There are not a lot of hard corals on this shore, as it has been on our past surveys.
The shore facing Kusu Island didn't have many hard corals, but there were a lot of flowery soft corals today - Asparagus flowery soft corals and Spiky flowery soft corals. There were also some small Leathery soft corals. I saw many Red feather stars, and several small Spider conch snails. One was laying eggs. On the survey, I only saw one Giant carpet anemone and one Frilly anemone. I didn't see any Haddon's carpet anemones.
Cake sand dollars, many Oval moon snails and signs of Acorn worms. I also saw one Common sea star, one Garlic bread sea cucumber and many signs of sand burrowing crabs.2011 and in 2013. So it was nice to see some familiar plants are still there.
Bonduc (Caesalpinia bonduc) in 2013. is a very prickly bad-tempered plant! Its fierce hooks will catch onto clothing (or bare skin!) and are hard to dislodge. There are only a few plants known in the wild in Singapore. So it was a little disturbing to see that much of the leaves on the plant was eaten up by some insect. (But the hooks were still very much there and it still grabbed me even though I was careful). The one on Lazarus is a male plant, I have seen the female plant on Pulau Semakau.
Pelir musang (Fagraea auriculata) found here are still doing okay. Another Critically Endangered coastal plant, the huge flowers are said to be 30cm across and 'Pelir musang' means 'civet cat's testicles' in Malay, probably referring to the fruits. Other interesting trees include a large Brown-scurfy fig, and a Sea almond tree that fell over but continued growing by putting out side branches that are now small trees! There was also a tree with a metal tag on it, which means its a rare tree. But I don't know what it was. I'm amazed at how the tree clings onto the cliff face.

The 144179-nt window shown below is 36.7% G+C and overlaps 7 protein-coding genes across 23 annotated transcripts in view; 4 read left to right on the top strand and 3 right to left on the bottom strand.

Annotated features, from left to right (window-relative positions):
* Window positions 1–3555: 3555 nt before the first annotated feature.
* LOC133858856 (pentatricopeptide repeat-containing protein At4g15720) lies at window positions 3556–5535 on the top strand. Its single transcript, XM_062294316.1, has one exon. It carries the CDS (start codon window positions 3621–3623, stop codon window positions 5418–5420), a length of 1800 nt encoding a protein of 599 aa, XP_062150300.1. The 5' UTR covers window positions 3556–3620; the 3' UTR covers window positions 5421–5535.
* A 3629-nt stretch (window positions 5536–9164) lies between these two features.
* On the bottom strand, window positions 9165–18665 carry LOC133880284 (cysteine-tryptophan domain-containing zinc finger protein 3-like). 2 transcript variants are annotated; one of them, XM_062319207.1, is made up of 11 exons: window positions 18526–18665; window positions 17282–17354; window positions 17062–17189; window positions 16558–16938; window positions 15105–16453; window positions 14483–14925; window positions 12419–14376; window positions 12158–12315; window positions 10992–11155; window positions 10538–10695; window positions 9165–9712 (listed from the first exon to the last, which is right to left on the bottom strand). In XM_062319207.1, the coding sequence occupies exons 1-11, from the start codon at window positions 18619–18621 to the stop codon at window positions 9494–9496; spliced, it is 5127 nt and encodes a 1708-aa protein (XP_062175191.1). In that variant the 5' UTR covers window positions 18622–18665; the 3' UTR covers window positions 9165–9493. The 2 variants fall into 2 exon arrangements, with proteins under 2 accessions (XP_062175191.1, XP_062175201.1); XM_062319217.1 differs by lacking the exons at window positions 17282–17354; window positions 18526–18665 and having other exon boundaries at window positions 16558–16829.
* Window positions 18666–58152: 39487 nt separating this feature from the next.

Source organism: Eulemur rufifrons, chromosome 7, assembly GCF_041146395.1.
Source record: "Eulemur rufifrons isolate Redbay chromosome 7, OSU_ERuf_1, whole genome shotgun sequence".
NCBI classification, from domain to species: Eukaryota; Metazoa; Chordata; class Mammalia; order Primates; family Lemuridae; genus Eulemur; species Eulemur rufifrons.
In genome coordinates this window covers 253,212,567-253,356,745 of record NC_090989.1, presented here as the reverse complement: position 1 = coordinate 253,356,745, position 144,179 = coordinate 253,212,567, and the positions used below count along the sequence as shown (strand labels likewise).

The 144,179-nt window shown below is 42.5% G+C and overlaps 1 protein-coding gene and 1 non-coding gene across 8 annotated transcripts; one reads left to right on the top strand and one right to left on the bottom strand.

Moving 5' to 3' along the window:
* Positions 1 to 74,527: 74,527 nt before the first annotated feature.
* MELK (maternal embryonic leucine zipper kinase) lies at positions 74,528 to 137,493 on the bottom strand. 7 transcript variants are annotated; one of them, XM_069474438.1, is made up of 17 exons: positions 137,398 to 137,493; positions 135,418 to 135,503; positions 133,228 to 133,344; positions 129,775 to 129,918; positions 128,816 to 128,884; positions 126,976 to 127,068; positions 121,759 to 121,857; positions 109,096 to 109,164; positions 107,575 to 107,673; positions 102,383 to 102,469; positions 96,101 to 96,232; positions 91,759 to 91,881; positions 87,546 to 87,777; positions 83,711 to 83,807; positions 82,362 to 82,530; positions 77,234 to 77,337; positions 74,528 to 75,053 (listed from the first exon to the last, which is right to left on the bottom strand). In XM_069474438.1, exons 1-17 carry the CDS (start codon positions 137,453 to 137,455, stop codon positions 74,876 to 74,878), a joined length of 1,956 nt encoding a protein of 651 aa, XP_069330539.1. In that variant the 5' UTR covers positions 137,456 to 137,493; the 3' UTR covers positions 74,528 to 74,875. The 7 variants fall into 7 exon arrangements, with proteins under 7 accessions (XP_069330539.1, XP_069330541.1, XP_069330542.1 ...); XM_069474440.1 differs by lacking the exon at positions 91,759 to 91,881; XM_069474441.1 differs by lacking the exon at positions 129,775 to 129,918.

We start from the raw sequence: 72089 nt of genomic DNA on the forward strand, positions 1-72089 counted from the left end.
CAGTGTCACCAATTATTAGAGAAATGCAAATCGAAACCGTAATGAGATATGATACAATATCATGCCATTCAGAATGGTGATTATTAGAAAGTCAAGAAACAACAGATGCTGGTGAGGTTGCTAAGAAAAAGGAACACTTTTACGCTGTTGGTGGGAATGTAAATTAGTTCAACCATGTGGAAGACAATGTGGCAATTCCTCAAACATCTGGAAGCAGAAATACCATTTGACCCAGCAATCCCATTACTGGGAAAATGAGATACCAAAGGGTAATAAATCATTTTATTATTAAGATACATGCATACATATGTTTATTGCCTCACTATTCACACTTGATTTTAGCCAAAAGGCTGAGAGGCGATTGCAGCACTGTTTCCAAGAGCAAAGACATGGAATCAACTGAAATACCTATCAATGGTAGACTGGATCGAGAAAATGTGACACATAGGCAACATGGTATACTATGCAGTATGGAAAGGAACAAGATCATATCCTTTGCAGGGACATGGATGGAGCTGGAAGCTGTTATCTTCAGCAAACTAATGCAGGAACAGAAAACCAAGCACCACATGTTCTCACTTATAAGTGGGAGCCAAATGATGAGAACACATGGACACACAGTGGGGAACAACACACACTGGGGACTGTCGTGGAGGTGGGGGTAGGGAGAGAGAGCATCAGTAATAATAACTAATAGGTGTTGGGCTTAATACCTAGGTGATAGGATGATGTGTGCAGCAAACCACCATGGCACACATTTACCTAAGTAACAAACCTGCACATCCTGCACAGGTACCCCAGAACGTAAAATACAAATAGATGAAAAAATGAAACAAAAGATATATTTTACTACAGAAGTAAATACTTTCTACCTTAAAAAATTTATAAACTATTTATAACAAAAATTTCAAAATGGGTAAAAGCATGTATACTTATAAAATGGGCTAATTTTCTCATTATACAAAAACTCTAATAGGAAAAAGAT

Smooth ribbon seagrass. I didn't see as much seagrass in the Seringat-Kias lagoon as in but perhaps because the tide wasn't low enough to expose the seagrasses. But I did see lots of Needle seagrass with narrow leaves, some growths of Smooth ribbon seagrass at the low water mark, and floating in the water, lots of broken Noodle seagrass leaves. I also saw a small clump of Tape seagrass with long leaves, and a small clump of Serrated ribbon seagrass.
what was done to create Seringat-Kias.
Lazarus Island in the Singapore Blue Plan
The cluster of Kusu, Lazarus and St. John's Islands has been recommended by the Singapore Blue Plan 2018 for elevated protection status.
The Blue Plan highlights that Lazarus, St. John’s, and Kusu Islands are established sites for coral nurseries as their shoreline offers ideal sheltered areas for growth of corals. Designating these islands as No-fishing Areas can bolster their rehabilitation. Protecting a larger cluster of islands means zonation plans for use can be implemented to manage tourism and human impacts.
DOWNLOAD the Plan, SUPPORT the Plan! More on the Singapore Blue Plan 2018 site.
Photos by others on this trip
James Koh on flickr.